Mercedes brought a new engine spec that rivals described as “scary”, even though Rosberg had to revert to an older unit (which blew up during the race) after a leak contaminated his new one. At the other end of the power and reliability scale, relations between Honda and Mclaren reached a nadir when engine boss Yasuhisa Arai was brutally tag-teamed by Fleet Street during Mclaren’s press conference. His F1 future floating in the ether, Jenson Button remained unconfirmed for 2016 as the team dithered over exercising an option to keep him.
Beleaguered Lotus had to borrow tyre blankets from rivals after overnight rain damaged theirs, and with the future of the Italian GP once more under threat, Sebastian Vettel made an emotional appeal for Monza to remain on the calendar. Runaway winner Hamilton later escaped sanction after his tyre pressures were measured below the mandatory limits on the grid. A day later, and having served notice on Renault, Red Bull learned that Mercedes had ruled out supplying them with engines in 2016.
All in all, this was not a weekend in which the sport covered itself in glory.
SINGAPORE GP 20/09/15
Fears that this race would be disrupted by smog caused by Indonesian forest fires came to nothing, but what arboreal clearance failed to bring about was achieved by a man who took a short cut across the track during the race. The British national was later jailed for six weeks.
Roberto Mehri arrived to learn his place at Manor Marussia would be taken for five of the remaining races – including this one – by Alexander Rossi. His was not the only unpleasant surprise, for the Mercedes team endured a stinker when they couldn’t get their tyres to work and were at a loss to explain it. Sebastian Vettel benefitted from their slump, and while Daniel Ricciardo closed in at the end of each stint, two Safety Car periods frustrated his challenge.
It emerged over the course of the weekend that the much-maligned F1 Strategy Group had agreed a cost cap for engines (£8.5million a year, where teams are believed to be spending up to £14.2m), as well as a ban on windtunnel testing. These would then be advanced to the FIA World Motor Sport Council for ratification. Seasoned Strategy Group watchers agreed that they would believe it if and when they saw it.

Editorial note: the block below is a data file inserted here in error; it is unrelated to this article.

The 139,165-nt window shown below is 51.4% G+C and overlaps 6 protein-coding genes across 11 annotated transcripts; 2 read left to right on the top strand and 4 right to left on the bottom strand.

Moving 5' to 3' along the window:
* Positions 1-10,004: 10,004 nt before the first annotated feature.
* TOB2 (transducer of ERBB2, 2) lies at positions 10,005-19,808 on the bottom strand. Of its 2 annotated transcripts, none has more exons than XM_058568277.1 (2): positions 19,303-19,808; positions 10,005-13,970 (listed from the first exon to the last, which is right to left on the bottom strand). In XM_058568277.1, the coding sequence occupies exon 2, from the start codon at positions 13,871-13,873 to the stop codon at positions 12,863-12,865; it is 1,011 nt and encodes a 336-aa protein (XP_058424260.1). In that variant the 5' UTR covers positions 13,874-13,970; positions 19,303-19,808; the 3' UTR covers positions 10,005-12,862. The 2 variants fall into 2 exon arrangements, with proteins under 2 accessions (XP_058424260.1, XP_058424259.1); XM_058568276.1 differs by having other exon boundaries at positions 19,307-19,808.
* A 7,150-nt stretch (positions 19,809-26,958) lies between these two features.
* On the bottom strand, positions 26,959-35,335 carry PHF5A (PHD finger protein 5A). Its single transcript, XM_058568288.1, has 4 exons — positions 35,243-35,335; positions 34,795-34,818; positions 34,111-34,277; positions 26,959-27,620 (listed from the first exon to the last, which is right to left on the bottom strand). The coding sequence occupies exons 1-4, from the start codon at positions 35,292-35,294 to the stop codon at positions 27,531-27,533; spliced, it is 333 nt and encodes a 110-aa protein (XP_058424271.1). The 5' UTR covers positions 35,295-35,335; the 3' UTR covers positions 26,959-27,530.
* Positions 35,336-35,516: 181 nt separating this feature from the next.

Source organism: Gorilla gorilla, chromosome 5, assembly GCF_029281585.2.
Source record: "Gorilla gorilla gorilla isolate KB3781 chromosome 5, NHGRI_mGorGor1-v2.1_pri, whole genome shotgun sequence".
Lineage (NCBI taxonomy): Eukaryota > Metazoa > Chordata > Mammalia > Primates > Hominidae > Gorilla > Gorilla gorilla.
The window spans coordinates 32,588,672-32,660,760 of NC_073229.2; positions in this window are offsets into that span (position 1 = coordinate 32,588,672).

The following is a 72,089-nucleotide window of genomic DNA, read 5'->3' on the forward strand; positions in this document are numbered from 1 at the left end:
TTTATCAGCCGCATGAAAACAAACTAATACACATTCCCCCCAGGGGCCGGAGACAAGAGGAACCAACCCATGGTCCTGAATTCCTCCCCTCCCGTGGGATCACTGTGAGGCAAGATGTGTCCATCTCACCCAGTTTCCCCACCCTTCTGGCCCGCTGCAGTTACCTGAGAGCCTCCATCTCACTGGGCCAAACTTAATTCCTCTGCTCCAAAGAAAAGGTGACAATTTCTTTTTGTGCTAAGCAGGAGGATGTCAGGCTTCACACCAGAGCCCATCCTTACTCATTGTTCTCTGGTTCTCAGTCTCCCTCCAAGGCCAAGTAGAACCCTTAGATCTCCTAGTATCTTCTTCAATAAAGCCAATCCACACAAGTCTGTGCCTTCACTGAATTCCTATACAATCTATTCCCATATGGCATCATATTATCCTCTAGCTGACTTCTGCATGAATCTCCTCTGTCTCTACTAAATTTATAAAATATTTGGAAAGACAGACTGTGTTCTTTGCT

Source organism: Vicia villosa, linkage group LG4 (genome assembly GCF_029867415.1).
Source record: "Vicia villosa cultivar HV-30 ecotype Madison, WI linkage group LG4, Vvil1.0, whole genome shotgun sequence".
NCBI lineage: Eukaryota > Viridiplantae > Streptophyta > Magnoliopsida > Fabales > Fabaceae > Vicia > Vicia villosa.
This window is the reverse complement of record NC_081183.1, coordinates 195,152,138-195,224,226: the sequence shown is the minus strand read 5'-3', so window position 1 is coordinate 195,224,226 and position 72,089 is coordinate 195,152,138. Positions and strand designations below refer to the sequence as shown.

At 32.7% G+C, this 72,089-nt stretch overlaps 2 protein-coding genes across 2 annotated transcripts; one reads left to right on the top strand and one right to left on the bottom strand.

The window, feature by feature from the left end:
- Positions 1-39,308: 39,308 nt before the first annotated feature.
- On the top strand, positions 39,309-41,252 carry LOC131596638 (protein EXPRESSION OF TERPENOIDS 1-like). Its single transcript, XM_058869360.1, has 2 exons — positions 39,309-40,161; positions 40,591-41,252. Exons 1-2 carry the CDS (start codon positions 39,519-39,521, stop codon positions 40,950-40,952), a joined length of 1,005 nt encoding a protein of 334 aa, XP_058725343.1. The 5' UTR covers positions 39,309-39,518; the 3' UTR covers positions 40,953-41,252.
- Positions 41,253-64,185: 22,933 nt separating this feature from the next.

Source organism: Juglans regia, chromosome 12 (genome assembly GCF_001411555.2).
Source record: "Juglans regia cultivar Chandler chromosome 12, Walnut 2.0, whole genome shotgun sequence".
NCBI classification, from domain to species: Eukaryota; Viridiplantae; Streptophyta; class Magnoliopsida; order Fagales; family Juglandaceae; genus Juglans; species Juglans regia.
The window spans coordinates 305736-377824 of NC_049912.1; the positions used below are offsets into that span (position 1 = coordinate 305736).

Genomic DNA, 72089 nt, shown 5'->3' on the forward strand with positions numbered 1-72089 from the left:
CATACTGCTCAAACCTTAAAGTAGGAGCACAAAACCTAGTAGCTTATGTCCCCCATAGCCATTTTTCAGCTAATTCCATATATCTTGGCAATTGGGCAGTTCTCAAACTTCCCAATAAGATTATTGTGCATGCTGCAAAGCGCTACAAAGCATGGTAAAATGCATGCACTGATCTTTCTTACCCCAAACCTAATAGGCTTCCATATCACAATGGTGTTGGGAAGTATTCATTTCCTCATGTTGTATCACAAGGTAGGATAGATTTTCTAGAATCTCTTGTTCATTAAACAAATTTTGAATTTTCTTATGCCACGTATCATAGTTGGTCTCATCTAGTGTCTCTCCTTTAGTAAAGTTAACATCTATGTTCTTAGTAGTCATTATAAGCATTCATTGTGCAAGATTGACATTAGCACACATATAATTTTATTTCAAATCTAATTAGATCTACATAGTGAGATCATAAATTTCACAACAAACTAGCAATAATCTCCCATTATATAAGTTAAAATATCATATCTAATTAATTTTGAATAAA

RUSSIAN GP 11/10/15
Ahead of the Russian Grand Prix, the FIA released a substantially rejigged version of the 2016 calendar, moving the early grands prix forward to make the schedule less compressed, but positioning the new European Grand Prix at Baku on the same weekend as the Le Mans 24 Hours. The governing body also announced new exhaust regulations, with a view to making the cars louder, and a clarification on track limits – but there was nothing about engine cost caps or windtunnel bans. Jean Todt later accused Ferrari of exercising their veto to kill the former concept.
Sochi’s organisers announced that the race would take place in the evening, under artificial lights, from 2017. F1’s participants simply hoped for an increase in organisational efficiency – first practice was delayed after a track-cleaning vehicle leaked diesel over the circuit.
As the sport turned its collective eyes towards 2016, Jenson Button finally announced a year’s extension to his Mclaren deal, while Manor Marussia formalised an engine-supply arrangement with Mercedes and a gearbox deal with Williams. But attention quickly returned to the here-and-now when a brake failure pitched Carlos Sainz into a 46G impact with a Tecpro barrier, a stark reminder that for all the talk of business, the sport cannot afford to become complacent about safety.
US GP 25/10/15
It seemed that the outcome of the US GP would be a foregone conclusion, as Ferrari opted to give new engines to both their drivers and swallow the subsequent penalty. Renault also announced that they had spent development ‘tokens’ on a new power unit specification that would be available from Austin onwards, although both Red Bull and Toro Rosso gave a lukewarm response. Honda, too, had made changes, placing a ‘phase four’ engine at Fernando Alonso’s disposal.